One-day internationals (3): England 2 (20pts), Ireland 1 (10pts)
Ireland's first full series of any kind in England was rescued from anonymity by one of the great run-chases. At 2-0 down against the world champions, who were playing at home for the first time since lifting the trophy a year earlier, the Irish risked going unnoticed in the small window between England's Test series against West Indies and Pakistan. But not even the absence of spectators - or seven of the 11 England players from the World Cup final - could detract from centuries by opener Paul Stirling and captain Andrew Balbirnie as Ireland knocked off 329, emphatically opening their account in the first matches to count towards the ICC's new Super League.
The ultimate prize, for the league's top eight, was direct qualification for the 2023 World Cup in India. No matter that the series was already lost: the euphoria echoing around an empty Rose Bowl confirmed that victory over England - nine years on from Ireland's only other win against them, in India - mattered as much as ever.
The three matches had been scheduled for mid-September, at Trent Bridge, Edgbaston and The Oval. But with the ECB trying to juggle fixtures amid the pandemic, and a planned visit by the Australians in July pushed back by two months, Ireland were offered a one-stop trip to Southampton. They gladly accepted, bringing a squad of 22, with 14 named for each game.
England's biosecure one-day bubble included 24, though leg-spinner Matt Parkinson pulled out with an ankle injury; Joe Denly was a late addition, having been released from the Test party, only to suffer a back spasm that ruled him out of the series. He was the lone transfer between the Test and one-day groups. To keep them otherwise separate, Paul Collingwood assumed the head coach's role, with Chris Silverwood in charge of the Test squad in Manchester.
England won the first game with 22 overs to spare, and the second with 17. But complacent strokeplay meant they twice needed the steadying influence of Sam Billings, playing because of Denly's injury. James Vince was especially culpable (though always elegant), squandering his latest crack at international cricket by making 25, 16 and 16.
In the second game, Jonny Bairstow - still smarting from his omission from the Test squad - belted 82 off 41. But the series award went to another aggrieved Yorkshire cricketer, David Willey, who had been replaced in the World Cup squad at the last minute by Jofra Archer. In his first appearance since then, he helped reduce Ireland to 28 for five; in his second, he took two more early wickets, and hit an unbeaten 47; in his third, he made 51 from 42. Now aged 30, he said he was determined to enjoy his new lease of life - and it showed.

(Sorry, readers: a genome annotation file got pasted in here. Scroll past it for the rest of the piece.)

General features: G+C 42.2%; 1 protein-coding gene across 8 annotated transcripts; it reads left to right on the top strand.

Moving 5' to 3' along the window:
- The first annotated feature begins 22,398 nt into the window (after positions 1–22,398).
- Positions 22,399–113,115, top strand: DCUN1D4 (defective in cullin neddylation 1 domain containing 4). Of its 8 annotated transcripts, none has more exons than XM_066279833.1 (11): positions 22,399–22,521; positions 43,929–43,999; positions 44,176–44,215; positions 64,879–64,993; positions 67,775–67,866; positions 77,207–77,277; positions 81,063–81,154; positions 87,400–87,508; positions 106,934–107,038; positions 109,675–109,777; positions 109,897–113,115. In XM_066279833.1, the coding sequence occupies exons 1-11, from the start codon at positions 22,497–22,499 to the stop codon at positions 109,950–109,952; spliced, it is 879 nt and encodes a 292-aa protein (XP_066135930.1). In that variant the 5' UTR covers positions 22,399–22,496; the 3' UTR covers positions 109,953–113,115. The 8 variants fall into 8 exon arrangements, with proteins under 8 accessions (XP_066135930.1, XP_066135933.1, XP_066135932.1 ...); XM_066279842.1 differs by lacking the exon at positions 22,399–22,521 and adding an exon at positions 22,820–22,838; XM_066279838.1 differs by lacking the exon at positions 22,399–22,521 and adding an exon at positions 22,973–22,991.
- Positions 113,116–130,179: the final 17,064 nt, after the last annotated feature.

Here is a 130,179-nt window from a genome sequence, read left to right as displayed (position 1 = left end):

When Eoin Morgan scored a 78-ball hundred in the third game to rescue England from 44 for three, a whitewash looked inevitable. But Stirling and Balbirnie put on a blistering 214, the seventh-highest stand against England in ODIs, before Kevin O'Brien - who had starred in Ireland's previous win against them - supplied the finishing touches with 20-year-old Harry Tector.
Another newcomer, 21-year-old Curtis Campher - a South African-born all-rounder who owed his Irish passport to a grandmother from Londonderry - made a half-century in each of the first two matches, and claimed five wickets with his bustling seamers.
Both players summed up Ireland's desire to give a new generation a chance as they built towards 2023. Their 35-year-old former captain, William Porterfield, didn't get a game, while 36-year-old seamer Boyd Rankin missed out after suffering a recurrence of a back injury.
England also had an eye on the future. Tom Banton, aged 21, played all three games, registering a maiden international fifty, and there was a recall in the second match for left-arm seamer Reece Topley, after an injury-hit gap of more than four years; he was promptly ruled out of the third with a groin strain. Moeen Ali was handed the vice-captaincy, and took charge in the field after Morgan tweaked his groin while making his hundred. But he could do nothing to halt Stirling or Balbirnie, completing a quiet few days in which he notched more runs (one) than wickets.